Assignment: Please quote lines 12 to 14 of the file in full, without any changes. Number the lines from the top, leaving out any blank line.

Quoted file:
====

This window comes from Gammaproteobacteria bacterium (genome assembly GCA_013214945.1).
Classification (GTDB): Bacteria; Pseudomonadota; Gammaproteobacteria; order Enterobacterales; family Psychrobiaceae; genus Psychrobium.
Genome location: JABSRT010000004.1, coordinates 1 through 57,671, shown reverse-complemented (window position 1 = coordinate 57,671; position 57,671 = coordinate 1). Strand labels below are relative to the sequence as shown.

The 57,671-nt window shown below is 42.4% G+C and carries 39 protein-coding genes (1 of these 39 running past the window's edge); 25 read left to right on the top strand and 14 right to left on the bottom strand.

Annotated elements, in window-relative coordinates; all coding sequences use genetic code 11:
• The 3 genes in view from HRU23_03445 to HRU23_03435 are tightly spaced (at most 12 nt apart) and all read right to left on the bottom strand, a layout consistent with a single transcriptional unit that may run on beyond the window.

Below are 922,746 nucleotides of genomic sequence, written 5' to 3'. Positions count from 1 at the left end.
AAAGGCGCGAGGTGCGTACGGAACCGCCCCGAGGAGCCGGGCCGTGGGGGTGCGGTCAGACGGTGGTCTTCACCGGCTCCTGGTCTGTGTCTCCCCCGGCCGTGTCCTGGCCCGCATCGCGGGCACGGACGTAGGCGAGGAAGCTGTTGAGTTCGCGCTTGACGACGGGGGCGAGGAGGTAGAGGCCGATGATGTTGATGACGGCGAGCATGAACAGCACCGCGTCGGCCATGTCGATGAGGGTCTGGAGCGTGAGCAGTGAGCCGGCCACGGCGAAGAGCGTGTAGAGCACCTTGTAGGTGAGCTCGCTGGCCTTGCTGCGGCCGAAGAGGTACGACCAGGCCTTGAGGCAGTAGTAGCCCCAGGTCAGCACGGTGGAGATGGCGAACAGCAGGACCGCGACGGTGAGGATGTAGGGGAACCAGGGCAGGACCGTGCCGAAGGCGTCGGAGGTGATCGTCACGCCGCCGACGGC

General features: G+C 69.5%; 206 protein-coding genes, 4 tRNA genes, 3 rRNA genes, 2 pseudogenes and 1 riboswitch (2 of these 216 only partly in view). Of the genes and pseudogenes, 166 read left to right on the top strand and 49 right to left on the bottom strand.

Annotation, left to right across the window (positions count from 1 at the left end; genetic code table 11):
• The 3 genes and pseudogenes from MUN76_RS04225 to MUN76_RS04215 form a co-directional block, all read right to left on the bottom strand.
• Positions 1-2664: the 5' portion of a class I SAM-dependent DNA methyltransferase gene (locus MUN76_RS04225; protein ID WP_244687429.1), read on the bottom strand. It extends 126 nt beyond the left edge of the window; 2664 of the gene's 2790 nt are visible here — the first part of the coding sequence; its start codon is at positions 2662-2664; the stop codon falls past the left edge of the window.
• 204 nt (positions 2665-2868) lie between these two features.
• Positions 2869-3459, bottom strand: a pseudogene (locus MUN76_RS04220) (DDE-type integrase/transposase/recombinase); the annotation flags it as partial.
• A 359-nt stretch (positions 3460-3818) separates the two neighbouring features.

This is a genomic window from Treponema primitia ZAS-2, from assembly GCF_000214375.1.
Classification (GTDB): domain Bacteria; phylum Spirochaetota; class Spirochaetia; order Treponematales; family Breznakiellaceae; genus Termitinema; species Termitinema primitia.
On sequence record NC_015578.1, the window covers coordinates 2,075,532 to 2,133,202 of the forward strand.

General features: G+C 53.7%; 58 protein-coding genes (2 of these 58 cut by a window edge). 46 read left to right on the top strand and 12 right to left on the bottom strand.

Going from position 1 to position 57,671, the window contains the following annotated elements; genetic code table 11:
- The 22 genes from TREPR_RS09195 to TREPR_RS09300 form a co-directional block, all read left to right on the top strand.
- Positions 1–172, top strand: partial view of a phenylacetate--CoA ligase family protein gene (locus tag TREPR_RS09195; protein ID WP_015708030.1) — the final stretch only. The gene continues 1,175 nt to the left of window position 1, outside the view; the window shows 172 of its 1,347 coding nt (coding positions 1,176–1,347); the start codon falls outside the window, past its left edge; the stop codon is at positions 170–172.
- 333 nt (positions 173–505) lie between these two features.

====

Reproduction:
• Positions 1-2664: the 5' portion of a class I SAM-dependent DNA methyltransferase gene (locus MUN76_RS04225; protein ID WP_244687429.1), read on the bottom strand. It extends 126 nt beyond the left edge of the window; 2664 of the gene's 2790 nt are visible here — the first part of the coding sequence; its start codon is at positions 2662-2664; the stop codon falls past the left edge of the window.
• 204 nt (positions 2665-2868) lie between these two features.
• Positions 2869-3459, bottom strand: a pseudogene (locus MUN76_RS04220) (DDE-type integrase/transposase/recombinase); the annotation flags it as partial.